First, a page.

Bloom Where You Are Planted

There is a saying that was quite popular a number of years ago, and I think it caused a great deal of confusion for many believers. In fact, a quick Google reveals that this saying has no real origin. Some sources say it is an old French proverb, while others suggest it has its roots in Paul's letter to the Corinthians (Chapter 7, verses 20-24). Surely, a number of Christian writers, speakers, and teachers have used this saying to suggest that we are to be content where God has us (or where we are today).

I can remember Mary Emmerling creating a graphic with this saying on it. In fact, I believe I have a little metal water can that has her imprint on it. I also remember taking a class at my church, Scottsdale Bible Church, where we were encouraged to remember this saying as part of the process of getting rooted into a faith community (see Susan Miller's "Just Moved" ministries based on her book, "After the Boxes are Unpacked").

This saying, then, has context for me. I understand what the saying means -- be content where you are, set down roots, and relax -- I just think sometimes that we miss the deeper point of the matter. The word, bloom, is both a noun and a verb. As a verb, it can have a direct object or no object, but the stated meaning is to cause something to bud, to grow, to flower. Merriam-Webster defines the word, bloom, as "to produce or yield blossoms" (no object) or as "to make bloom or cause to flourish" (with object). When we say "bloom where you are planted" the implied subject is "you" as in "you bloom where you are planted." This suggests that you, as subject, have some measure of control over the blooming process.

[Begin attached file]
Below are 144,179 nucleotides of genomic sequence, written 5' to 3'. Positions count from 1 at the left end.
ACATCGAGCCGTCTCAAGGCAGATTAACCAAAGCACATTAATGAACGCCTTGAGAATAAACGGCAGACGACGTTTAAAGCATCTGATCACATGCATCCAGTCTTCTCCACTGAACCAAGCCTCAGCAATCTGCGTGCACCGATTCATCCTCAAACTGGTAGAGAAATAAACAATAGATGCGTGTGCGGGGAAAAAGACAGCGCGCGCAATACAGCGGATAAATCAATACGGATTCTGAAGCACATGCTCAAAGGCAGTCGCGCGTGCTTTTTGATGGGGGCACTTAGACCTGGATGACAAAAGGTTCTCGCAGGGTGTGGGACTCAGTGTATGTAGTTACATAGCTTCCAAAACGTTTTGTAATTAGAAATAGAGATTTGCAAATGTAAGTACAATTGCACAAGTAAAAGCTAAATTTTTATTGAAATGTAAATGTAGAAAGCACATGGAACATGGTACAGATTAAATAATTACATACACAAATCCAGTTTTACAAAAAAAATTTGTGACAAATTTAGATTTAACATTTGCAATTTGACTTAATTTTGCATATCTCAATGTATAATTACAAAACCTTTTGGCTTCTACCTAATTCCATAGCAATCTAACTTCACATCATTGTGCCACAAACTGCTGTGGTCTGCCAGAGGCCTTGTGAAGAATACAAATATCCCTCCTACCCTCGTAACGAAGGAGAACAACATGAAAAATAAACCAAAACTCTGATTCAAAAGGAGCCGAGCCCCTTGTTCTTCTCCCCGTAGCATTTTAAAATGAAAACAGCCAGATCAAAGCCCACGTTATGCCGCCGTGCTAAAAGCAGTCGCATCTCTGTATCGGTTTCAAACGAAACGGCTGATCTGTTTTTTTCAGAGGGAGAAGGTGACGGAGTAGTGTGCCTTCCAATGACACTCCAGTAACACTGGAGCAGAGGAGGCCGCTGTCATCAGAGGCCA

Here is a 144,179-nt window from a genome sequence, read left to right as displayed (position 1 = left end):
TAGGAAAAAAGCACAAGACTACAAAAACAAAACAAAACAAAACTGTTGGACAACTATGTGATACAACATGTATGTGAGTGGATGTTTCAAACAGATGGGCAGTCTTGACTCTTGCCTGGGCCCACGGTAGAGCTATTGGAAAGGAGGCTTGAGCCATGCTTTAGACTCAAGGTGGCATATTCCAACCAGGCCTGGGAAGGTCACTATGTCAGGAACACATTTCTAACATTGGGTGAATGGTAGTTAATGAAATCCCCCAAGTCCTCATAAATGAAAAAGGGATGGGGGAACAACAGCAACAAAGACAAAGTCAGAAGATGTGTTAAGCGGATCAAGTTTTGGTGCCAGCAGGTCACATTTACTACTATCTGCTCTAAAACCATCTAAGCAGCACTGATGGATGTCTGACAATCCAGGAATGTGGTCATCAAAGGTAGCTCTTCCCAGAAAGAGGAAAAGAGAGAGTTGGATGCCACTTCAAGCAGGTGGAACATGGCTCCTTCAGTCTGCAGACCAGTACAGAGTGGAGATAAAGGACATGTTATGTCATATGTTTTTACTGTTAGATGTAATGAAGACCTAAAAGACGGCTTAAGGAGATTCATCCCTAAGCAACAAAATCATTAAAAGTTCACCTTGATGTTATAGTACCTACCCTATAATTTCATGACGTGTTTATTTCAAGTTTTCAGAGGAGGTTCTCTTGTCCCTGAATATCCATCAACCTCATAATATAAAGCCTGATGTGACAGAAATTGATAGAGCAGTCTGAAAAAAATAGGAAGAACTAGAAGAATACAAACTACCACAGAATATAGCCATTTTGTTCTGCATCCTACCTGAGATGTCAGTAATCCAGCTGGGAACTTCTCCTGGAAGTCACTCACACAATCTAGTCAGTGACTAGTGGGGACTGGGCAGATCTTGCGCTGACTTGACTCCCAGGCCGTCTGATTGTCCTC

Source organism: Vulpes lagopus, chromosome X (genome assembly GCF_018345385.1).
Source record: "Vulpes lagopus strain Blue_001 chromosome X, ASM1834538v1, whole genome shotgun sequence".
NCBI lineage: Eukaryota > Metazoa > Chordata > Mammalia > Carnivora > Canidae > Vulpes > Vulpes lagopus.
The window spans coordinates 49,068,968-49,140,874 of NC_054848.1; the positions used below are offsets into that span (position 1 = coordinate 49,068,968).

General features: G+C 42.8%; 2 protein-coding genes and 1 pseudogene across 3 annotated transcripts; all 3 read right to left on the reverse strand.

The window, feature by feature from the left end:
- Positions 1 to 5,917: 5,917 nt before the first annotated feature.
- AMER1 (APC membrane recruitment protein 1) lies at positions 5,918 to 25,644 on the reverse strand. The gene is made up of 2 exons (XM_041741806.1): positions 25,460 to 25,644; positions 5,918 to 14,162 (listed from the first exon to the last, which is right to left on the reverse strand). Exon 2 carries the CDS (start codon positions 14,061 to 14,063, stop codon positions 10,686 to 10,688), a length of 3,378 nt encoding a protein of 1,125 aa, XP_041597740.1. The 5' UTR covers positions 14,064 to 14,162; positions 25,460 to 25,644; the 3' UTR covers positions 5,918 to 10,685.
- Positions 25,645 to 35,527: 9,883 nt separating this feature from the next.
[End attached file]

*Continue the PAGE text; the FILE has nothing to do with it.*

I know you are thinking that I am parsing words. Well, in some ways, I am doing just that. I think it is important to understand why it is not possible to bloom (in and of yourself), and when we accept this as an imperative command as in "Just do it" we run the risk of taking responsibility for something which does not belong to us. I know there are folks who will agree with me and some who will disagree. I am okay with that because I think one of the biggest lies we face as Christian's is the heretical teaching that has crept into the church since the earliest church age. I don't mean to point the finger at my Catholic brothers and sisters, but in truth, much of the doctrine of Catholicism has remained in some shape and form within our protestant denominational teachings. While we may differ on key theological elements such as transubstantiation (which even some Lutherans accept), we mix and mingle on the issue of baptism (infant versus immersion as adult). The problem as I see it isn't so much with all these fractional debates, but rather it is with the BIG issue of works (as in before or after salvation).

Faith or Works